Lion Security Flaw Takes Backward Step from Snow Leopard

On Tuesday, Sophos, a web site that specializes in OS security issues, summarized a new security flaw in OS X Lion that isn’t present in Snow Leopard. A logged in user can change other user passwords without knowledge of the original password.

According to Chester Wisniewski at Sophos, “The flaw appears related to Apple’s move towards a local directory service which has permissions set in an insecure manner. An attacker who has access to a logged in Mac (locally, over VNC/RDC, SSH, etc) is able to change the currently logged in user’s password without knowing the existing password as would normally be required.”

The flaw was discovered and reported over the weekend by “Defense in Depth,” an information security blog.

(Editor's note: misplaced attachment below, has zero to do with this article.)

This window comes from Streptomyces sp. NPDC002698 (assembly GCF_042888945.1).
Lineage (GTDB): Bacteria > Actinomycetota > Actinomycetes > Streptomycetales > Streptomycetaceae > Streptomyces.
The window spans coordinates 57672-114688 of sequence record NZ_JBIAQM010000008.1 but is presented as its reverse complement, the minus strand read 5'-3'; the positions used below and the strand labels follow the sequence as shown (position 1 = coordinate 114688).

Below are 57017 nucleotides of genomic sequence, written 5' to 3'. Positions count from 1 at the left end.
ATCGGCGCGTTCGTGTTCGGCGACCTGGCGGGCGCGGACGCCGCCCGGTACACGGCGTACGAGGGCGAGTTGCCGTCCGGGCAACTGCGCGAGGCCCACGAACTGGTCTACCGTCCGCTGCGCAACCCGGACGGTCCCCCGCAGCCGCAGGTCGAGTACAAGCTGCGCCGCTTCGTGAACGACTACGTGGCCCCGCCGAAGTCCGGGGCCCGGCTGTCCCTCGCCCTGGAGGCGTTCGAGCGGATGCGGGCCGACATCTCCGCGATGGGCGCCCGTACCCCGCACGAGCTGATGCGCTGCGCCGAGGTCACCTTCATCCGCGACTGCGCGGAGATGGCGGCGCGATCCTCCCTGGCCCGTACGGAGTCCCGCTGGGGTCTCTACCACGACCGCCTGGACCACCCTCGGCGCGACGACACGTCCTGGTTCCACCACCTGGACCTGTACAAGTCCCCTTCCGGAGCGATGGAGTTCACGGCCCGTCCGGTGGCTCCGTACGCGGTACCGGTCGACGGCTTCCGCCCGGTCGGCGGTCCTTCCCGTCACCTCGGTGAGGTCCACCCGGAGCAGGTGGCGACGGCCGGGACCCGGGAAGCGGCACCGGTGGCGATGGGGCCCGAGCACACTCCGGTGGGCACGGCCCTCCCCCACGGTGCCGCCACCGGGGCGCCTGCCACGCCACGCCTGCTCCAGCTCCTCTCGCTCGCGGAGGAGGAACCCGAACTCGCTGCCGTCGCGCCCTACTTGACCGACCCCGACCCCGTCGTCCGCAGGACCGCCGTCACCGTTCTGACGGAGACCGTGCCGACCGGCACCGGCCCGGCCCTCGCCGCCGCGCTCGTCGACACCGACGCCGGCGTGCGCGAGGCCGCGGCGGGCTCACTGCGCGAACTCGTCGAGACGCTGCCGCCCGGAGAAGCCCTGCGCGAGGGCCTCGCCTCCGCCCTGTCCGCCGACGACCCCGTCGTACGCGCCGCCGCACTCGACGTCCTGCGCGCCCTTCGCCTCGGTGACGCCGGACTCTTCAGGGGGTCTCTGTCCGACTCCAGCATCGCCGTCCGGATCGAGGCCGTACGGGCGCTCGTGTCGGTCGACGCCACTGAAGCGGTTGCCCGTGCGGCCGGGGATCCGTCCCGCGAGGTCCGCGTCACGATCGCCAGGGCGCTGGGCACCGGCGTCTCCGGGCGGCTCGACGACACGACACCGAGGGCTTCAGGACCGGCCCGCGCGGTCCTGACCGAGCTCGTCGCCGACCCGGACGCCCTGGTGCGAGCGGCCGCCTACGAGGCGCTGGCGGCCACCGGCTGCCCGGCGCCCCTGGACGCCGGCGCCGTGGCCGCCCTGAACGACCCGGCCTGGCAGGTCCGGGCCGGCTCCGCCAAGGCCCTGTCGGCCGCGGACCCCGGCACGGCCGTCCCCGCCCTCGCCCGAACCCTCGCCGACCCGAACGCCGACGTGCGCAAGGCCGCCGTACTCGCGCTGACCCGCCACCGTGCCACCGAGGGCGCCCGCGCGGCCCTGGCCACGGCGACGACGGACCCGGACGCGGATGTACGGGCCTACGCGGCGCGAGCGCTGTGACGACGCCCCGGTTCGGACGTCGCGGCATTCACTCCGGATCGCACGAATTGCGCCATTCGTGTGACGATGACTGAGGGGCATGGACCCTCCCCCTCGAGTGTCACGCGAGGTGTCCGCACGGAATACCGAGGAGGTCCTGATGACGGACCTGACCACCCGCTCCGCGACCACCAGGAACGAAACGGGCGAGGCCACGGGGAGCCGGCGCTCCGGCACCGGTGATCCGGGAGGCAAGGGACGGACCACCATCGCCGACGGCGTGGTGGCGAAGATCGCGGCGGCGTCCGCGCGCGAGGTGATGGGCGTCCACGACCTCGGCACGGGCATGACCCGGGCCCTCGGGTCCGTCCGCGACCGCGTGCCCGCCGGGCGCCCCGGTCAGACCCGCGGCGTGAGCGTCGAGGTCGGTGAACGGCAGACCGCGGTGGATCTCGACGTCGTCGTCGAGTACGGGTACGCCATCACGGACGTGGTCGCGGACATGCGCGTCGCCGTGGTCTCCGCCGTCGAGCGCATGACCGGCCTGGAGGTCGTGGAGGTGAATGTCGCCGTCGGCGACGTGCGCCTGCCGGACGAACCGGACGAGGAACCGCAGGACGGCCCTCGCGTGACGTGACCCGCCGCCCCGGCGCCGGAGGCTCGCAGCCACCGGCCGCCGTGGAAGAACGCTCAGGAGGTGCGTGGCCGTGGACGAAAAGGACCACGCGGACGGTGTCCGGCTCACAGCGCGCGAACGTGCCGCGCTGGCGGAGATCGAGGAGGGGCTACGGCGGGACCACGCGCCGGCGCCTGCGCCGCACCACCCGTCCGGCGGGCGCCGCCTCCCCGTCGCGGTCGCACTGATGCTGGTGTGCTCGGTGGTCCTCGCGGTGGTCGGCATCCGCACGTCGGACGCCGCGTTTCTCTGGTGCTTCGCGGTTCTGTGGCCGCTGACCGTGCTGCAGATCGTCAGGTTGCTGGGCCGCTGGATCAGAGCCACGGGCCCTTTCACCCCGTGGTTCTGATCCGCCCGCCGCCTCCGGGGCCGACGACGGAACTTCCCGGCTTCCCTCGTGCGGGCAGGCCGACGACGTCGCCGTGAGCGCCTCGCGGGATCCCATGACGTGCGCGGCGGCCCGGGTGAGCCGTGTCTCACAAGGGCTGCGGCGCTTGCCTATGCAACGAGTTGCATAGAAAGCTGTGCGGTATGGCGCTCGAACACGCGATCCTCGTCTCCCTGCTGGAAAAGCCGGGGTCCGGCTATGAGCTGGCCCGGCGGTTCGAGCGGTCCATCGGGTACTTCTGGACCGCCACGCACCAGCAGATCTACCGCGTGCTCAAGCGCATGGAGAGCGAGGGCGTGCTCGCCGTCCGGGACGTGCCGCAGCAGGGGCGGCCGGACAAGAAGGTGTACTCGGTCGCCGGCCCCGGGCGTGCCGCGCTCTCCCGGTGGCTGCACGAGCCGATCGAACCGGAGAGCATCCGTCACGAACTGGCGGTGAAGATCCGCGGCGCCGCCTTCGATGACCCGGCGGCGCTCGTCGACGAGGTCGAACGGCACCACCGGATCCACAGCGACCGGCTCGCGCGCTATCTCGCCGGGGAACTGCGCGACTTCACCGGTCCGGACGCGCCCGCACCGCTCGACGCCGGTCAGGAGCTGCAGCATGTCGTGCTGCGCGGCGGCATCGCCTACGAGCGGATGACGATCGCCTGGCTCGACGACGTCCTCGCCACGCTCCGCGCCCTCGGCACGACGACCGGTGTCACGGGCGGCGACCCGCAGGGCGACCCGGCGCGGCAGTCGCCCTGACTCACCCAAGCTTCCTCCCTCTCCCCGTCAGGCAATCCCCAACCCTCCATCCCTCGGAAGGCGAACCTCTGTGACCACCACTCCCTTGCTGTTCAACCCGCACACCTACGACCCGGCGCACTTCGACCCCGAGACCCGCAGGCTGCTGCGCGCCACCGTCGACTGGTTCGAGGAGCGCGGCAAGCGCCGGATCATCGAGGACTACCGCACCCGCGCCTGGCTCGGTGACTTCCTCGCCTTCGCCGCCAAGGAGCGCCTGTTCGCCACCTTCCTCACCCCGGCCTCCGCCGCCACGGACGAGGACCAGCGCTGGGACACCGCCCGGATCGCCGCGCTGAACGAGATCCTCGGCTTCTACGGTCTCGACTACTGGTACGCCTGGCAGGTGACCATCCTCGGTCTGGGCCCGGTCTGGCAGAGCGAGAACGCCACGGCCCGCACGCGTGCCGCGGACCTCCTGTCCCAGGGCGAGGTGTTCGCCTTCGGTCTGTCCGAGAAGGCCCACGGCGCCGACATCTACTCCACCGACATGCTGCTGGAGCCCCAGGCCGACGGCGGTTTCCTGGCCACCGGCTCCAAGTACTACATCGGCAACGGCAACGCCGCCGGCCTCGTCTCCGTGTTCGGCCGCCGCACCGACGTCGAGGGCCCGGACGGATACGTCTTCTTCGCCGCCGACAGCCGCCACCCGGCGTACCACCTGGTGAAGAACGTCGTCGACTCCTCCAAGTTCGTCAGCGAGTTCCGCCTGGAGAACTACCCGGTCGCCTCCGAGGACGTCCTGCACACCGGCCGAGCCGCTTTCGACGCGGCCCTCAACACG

What must be kept in mind is that the flaw must be exploited by someone logged onto the machine in the first place. Because it’s not typical for home users to have outsiders logged onto their Macs via, say, SSH, the threat, as it first seems, may not be critical. However, enterprise users will find this much more alarming, especially since the problem isn’t present in Snow Leopard.

In any case, we’ll keep an eye on this one and report when the problem is fixed by Apple.